What Is the Contribution of City-Scale Actions to the Overall Food System’s Environmental Impacts?: Assessing Water, Greenhouse Gas, and Land Impacts of Future Urban Food Scenarios

  • September 2017
  • Peer-Reviewed Articles
  • Multiple

Boyer, D., & Ramaswami, A. (2017). “What Is the Contribution of City-Scale Actions to the Overall Food System’s Environmental Impacts?: Assessing Water, Greenhouse Gas, and Land Impacts of Future Urban Food Scenarios”. Environmental Science & Technology, 51(20), 12035-12045.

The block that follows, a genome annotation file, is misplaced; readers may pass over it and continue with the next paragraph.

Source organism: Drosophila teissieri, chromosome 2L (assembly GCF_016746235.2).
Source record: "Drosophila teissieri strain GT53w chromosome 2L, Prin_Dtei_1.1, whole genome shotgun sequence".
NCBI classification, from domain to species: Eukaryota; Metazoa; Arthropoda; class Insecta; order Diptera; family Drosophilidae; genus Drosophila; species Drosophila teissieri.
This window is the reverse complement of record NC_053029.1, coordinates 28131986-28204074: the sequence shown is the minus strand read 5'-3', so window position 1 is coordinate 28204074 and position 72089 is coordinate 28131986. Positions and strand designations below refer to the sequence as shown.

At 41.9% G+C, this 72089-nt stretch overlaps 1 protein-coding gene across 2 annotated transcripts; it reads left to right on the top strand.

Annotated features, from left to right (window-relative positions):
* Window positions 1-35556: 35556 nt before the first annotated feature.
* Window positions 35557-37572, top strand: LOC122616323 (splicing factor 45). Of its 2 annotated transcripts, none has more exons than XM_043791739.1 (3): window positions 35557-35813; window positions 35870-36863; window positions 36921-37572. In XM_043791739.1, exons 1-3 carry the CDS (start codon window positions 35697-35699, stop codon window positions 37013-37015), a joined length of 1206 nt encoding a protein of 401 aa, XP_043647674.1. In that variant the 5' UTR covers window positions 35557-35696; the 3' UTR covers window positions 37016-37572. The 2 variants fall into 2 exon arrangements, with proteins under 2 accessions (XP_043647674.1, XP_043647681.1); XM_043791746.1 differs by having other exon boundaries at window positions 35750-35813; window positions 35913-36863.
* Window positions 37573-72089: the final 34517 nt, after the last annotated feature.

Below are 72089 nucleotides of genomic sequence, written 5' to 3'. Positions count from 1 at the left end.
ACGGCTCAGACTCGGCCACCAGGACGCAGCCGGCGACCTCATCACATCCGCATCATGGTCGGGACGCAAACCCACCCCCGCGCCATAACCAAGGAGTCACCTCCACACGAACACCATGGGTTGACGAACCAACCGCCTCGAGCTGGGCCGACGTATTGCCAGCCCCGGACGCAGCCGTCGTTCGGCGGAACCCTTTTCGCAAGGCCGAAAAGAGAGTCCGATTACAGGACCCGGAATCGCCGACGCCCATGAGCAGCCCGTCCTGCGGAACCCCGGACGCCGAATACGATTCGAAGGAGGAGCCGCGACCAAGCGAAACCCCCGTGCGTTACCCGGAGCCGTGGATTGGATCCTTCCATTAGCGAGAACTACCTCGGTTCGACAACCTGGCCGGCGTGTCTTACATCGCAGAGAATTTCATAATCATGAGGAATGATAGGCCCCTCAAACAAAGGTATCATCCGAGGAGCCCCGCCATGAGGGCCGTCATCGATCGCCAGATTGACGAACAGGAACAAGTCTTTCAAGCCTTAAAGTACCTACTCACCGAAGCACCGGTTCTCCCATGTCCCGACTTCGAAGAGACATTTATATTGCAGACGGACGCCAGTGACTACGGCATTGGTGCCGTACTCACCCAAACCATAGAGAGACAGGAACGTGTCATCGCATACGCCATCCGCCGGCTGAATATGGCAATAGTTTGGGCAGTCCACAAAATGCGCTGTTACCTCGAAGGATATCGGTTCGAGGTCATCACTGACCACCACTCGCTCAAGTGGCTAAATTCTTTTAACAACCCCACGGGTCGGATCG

ABSTRACT: This paper develops a methodology for individual cities to use to analyze the in- and trans-boundary water, greenhouse gas (GHG), and land impacts of city-scale food system actions. Applied to Delhi, India, the analysis demonstrates that city-scale action can rival typical food policy interventions that occur at larger scales, although no single city-scale action can rival in all three environmental impacts. In particular, improved food-waste management within the city (7% system-wide GHG reduction) matches the GHG impact of preconsumer trans-boundary food waste reduction. The systems approach is particularly useful in illustrating key tradeoffs and co-benefits. For instance, multiple diet shifts that can reduce GHG emissions have trade-offs that increase water and land impacts. Vertical farming technology (VFT) with current applications for fruits and vegetables can provide modest systemwide water (4%) and land reductions (3%), although implementation within the city itself may raise questions of constraints in water-stressed cities, with such a shift in Delhi increasing community-wide direct water use by 16%. Improving the nutrition status for the bottom 50% of the population to the median diet is accompanied by proportionally smaller increases of water, GHG, and land impacts (4%, 9%, and 8%, systemwide): increases that can be offset through simultaneous city-scale actions, e.g., improved food-waste management and VFT.

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